To the Editor:

I agree with everything Douglas J. Feith says in his “Land for No Peace” [June], and reading it is enough to chill the heart of any sane person, . . . Israeli or not.

It makes one wonder where the Israelis who made the agreement with Yasir Arafat have been all these years since the break-up of the Ottoman empire, when Arabs could not get along with Arabs; when agreements they made with each other were never kept for more than three years. Nor am I able to comprehend why Israel would think that Arafat, who has never kept his word before or hesitated to say something he did not mean, could be trusted to keep it now.

Israel is also being forced into making an agreement with Hafez al-Assad of Syria, another man of his word who will do whatever he has to do to get what he wants and then renege on it, as he did with the Lebanese-Israeli agreement. . . .

It took the Arab world 27 years to consider talking to Israel after the Six-Day War. Why the rush to sign an agreement now? There may appear to be many reasons, but are they any more valid than those that led to the Arafat debacle?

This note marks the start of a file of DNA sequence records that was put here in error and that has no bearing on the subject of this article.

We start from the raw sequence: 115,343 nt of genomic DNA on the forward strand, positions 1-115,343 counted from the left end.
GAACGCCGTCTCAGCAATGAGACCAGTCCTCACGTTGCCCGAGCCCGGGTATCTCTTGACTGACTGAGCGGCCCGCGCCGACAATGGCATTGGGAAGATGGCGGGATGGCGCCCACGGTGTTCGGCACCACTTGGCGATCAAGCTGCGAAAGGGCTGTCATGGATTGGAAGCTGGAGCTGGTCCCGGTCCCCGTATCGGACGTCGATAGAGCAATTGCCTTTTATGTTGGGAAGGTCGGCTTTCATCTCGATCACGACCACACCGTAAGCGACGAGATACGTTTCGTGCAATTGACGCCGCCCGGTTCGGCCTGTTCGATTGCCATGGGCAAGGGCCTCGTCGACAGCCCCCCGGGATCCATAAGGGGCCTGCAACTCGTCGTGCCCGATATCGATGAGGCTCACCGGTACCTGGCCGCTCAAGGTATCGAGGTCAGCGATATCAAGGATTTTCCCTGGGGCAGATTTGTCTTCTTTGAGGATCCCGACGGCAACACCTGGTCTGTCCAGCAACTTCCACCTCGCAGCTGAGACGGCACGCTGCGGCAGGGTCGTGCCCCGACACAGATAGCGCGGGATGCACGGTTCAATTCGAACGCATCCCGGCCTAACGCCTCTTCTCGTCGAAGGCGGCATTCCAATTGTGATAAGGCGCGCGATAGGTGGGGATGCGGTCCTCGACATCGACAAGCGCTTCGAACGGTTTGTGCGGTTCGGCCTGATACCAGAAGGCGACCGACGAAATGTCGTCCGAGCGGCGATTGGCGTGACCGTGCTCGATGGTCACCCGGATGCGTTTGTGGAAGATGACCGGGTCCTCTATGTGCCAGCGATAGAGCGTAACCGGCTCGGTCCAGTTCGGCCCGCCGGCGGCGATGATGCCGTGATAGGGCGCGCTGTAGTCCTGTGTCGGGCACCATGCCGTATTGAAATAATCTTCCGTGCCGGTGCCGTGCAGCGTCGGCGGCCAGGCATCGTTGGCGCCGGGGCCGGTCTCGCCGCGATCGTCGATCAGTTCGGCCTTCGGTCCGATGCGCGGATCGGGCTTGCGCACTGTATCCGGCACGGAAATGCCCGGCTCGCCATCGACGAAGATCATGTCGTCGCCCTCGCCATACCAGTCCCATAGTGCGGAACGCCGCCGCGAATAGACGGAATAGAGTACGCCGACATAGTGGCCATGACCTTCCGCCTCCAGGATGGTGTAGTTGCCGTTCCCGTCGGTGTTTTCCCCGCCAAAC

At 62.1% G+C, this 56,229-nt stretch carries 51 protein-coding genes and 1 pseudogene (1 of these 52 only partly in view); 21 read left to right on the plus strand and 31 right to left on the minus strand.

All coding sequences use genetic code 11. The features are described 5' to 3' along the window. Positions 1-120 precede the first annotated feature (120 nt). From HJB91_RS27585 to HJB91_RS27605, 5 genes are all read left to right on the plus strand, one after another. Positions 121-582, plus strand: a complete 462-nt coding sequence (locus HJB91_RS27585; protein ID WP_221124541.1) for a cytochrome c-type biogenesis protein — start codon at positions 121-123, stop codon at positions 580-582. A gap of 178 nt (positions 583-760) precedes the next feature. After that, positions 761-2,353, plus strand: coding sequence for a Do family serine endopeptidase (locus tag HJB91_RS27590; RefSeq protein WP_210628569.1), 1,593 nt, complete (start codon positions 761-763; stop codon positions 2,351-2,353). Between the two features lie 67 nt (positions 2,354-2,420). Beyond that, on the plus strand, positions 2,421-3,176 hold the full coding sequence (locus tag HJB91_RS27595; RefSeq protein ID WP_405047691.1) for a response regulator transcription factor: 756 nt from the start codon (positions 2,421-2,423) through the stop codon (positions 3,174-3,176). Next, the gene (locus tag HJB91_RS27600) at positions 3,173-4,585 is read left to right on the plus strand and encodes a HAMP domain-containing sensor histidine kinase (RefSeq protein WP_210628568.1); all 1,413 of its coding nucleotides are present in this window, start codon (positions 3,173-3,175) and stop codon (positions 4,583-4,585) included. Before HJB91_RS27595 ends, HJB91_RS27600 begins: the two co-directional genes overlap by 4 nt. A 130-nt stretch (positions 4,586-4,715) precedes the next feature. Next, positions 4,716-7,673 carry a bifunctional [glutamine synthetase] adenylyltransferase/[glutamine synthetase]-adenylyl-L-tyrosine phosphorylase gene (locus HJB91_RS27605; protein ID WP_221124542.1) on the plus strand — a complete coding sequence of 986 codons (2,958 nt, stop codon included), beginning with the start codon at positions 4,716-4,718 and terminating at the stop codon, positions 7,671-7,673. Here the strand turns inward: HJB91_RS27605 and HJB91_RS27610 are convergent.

At a meeting many years ago with the Christian-Lebanese General Haddad in southern Lebanon, my late husband, Max I. Dimont, asked Haddad if he was surprised that the Christian world had not come to his aid. . . . Haddad’s answer was:

Not really. The Western world refuses to believe that the Arab will sign any agreement or say anything he has to say that serves his purpose, knowing full well that he has no intention of keeping any commitment he makes if it does not fit in with his belief and desires.

Although at the time I thought this was a rather harsh statement, Arafat has proved him correct—as have all the other Arab countries that make agreements and break them when it suits their purpose.

Ethel Dimont
St. Louis, Missouri



To the Editor:

Douglas J. Feith worries that territorial withdrawal would lead to “physical insecurity and a hair-trigger national-defense posture.” But 45 years of similar anxieties have led to Israel’s having defensive capabilities that are among the world’s finest. Barring the development of weapons of mass destruction (with credible delivery systems) by its enemies, Israel will continue to be a respected military power, West Bank or not.